If this works out, it’s something that people have been trying to find for a long time: what exactly are the genetic/biochemical vulnerabilities that make a person susceptible to alcoholism? It’s long been suspected that there must be some, but untangling these things from sheer behavioral/environmental effects is extremely difficult.
It’s well known that rodents can learn to self-administer various drugs, but what I hadn’t known was that in most cases they’ll forgo that behavior if something more attractive is offered. For rats, that can be an intensely sweet solution (even saccharin), and almost all rats trained to self-administer alcohol will switch over to saccharin solution, never having encountered it before, if given the choice. But some rats (about 10-15% of the sample in this study) will apparently continue to self-administer alcohol in a way that seems impervious to alternatives, and this research team focused on those animals, to see if there was something different about them. The percentage of AP (alcohol-preferring) animals was the same, by the way, in a cohort that had already been exposed to the delights of self-administered saccharin.
These AP rats not only go for the alcohol in preference to another attractive choice – they’re willing to put up with a lot of negative stimuli to get it as well. “Higher aversive” concentrations of quinine weren’t enough – cue the gin-and-tonic jokes, but tonic water is about 80 ppm quinine, while these rats were willing to put up with 200mg/liter, which sounds highly aversive indeed and is a level that apparently sends any normal rat to the other side of the cage. When tested against water, the AP rodents wouldn’t touch the quinine solution – only when it had alcohol. And they were also willing to go across foot-shocking electric contacts to get the alcohol solution as well, which other rats quickly avoided by preference. Overall, the phenotype is uncomfortably close to behavior in human alcoholism.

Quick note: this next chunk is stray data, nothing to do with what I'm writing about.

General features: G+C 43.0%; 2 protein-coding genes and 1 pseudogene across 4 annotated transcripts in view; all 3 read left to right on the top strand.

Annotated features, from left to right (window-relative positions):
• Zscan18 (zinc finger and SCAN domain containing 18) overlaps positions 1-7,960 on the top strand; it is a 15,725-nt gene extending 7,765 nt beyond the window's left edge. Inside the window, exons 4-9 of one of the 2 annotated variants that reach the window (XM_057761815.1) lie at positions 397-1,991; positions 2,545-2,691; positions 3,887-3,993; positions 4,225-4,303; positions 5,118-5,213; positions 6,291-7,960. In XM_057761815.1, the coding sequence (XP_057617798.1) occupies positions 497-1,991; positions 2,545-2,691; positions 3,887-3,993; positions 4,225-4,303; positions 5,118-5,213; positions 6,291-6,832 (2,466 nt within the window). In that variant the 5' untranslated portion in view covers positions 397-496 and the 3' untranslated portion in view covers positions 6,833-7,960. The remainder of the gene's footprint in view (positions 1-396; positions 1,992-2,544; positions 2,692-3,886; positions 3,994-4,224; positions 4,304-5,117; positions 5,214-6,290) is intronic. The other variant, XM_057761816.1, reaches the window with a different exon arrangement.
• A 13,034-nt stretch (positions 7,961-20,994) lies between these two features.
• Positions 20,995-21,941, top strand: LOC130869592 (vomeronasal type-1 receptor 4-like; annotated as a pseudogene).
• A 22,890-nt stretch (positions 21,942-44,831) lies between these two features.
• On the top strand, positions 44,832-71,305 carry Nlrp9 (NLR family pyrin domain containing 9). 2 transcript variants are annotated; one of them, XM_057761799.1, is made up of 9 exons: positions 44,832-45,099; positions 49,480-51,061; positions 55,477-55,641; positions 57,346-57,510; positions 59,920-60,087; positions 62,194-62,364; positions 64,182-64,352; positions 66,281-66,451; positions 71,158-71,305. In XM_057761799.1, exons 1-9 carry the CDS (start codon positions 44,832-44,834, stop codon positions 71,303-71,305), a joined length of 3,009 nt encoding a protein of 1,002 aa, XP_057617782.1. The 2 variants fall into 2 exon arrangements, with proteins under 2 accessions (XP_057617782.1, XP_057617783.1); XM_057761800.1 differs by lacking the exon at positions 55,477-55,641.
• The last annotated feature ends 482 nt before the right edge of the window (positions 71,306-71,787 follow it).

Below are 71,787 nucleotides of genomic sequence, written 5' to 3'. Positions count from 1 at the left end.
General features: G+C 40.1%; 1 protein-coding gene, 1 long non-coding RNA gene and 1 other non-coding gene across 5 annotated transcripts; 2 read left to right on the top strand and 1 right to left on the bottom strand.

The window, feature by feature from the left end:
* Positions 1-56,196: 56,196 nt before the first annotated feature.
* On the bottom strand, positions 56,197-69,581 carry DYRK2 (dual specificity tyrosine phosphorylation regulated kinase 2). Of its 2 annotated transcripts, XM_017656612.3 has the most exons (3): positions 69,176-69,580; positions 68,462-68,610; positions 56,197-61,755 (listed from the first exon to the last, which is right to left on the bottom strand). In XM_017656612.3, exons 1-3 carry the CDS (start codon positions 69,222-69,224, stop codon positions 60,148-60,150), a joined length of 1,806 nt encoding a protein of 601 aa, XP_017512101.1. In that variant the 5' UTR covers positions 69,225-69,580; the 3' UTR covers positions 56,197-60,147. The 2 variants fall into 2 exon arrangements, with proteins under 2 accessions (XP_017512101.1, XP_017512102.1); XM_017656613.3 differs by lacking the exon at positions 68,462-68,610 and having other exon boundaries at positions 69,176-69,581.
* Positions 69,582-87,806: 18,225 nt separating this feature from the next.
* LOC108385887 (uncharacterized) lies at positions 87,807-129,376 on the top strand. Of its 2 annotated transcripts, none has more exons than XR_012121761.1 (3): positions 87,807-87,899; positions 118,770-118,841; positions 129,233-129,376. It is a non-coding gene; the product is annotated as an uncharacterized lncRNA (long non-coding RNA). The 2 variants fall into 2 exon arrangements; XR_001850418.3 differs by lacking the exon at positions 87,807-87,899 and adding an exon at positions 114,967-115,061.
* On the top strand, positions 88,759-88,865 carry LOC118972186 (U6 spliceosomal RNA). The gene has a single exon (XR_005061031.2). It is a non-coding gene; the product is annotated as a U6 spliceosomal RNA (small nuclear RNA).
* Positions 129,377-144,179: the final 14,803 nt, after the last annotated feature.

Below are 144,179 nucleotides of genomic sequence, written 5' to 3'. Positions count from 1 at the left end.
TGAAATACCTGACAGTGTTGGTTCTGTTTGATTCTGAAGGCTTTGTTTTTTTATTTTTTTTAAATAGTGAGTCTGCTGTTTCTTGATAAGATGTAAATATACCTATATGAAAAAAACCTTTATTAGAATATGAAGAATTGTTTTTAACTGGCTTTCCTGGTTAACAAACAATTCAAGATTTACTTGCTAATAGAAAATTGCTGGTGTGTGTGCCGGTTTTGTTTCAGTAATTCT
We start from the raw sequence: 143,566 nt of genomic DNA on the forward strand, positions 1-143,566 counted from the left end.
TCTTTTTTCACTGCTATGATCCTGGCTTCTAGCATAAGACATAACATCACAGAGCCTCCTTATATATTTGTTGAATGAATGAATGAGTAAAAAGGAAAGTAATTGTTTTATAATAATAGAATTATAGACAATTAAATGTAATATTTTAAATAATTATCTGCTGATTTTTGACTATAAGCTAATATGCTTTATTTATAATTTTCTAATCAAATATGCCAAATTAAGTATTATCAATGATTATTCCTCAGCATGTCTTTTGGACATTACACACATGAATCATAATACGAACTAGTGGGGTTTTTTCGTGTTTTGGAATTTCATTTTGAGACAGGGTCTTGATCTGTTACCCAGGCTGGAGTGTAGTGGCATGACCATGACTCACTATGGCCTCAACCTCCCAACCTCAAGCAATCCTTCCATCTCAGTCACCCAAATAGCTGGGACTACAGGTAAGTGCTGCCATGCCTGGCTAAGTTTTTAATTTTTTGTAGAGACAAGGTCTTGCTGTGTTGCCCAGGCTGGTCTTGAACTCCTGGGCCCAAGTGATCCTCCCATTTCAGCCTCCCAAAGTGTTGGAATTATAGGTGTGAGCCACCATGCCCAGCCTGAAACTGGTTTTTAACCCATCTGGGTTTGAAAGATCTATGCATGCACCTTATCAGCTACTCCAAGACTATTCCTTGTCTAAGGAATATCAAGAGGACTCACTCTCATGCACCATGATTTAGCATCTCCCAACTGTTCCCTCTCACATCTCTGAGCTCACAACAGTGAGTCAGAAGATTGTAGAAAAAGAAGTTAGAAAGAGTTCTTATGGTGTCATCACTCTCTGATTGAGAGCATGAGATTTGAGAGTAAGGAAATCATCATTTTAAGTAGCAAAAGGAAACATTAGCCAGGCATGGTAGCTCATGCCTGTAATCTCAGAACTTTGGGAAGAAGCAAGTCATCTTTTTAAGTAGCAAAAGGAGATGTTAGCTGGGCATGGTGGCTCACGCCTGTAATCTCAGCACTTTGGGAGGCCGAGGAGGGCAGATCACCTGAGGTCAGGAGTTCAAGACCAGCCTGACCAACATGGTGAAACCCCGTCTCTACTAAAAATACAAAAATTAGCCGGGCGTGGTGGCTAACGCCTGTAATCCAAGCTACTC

A gene-expression screen in several brain regions of these animals showed the most changes in the amygdala, and of these, genes involved in GABA handling stood out for lower expression, especially the transporter GAT-3. This would allow GABA to accumulate in the amygdala, and indeed, this mechanism has been proposed as a possible factor in addictive behavior and anxiety disorders as well (the authors note that their AP animal also displayed anxiety-related behavior). But this paper goes further: they prepared an shRNA knockdown of the gene (AAV vector) and injected this into the amygdala of rats that had shown no alcohol preference – and as the GAT-3 protein levels decreased, the rats began to switch over to strongly preferring alcohol to saccharin. Finally, the team did a comparison of postmortem brain samples from human patients with and without alcohol dependence (corrected for age and other common factors) and found that GAT-3 levels were significantly lower in those with alcoholism.
Overall, this is pretty strong evidence (it seems to me) and it fits in with what we know about the disease. And this does indeed send it over into the disease category: philosophically, this is another reductionist chisel blow on the large stone edifice of traditional free will/rational choice/individual effort ideas about human behavior, which we all share to some extent. (Whether we’re comfortable about that or not, it won’t be the last one, either). It’s not clear if there are some people born with lower GAT-3 levels, or if they’re just more susceptible to having their GABA-handling system damaged by environmental factors (perhaps even by the process of drinking alcohol itself?) But this look like a solid lead to a better understanding of why – just as in rats – ten to fifteen percent of people who drink end up with real problems when they do so. My own guess is that there’s an innate deficiency in the GABA system in at least a good subset of severe alcoholics, based on reports from many people that from the first time they drank they felt an extraordinary change that they wanted to keep experiencing.
I very much hope that this can lead to more effective therapies, or even a screen to warn people that they may be in danger of alcoholism based on their amygdala activity. In case you’re wondering, I don’t drink, myself – not at all, and never have. But I still have personal reasons (warning: sadness) for wanting to see progress in this area, and I’m glad to see some being made.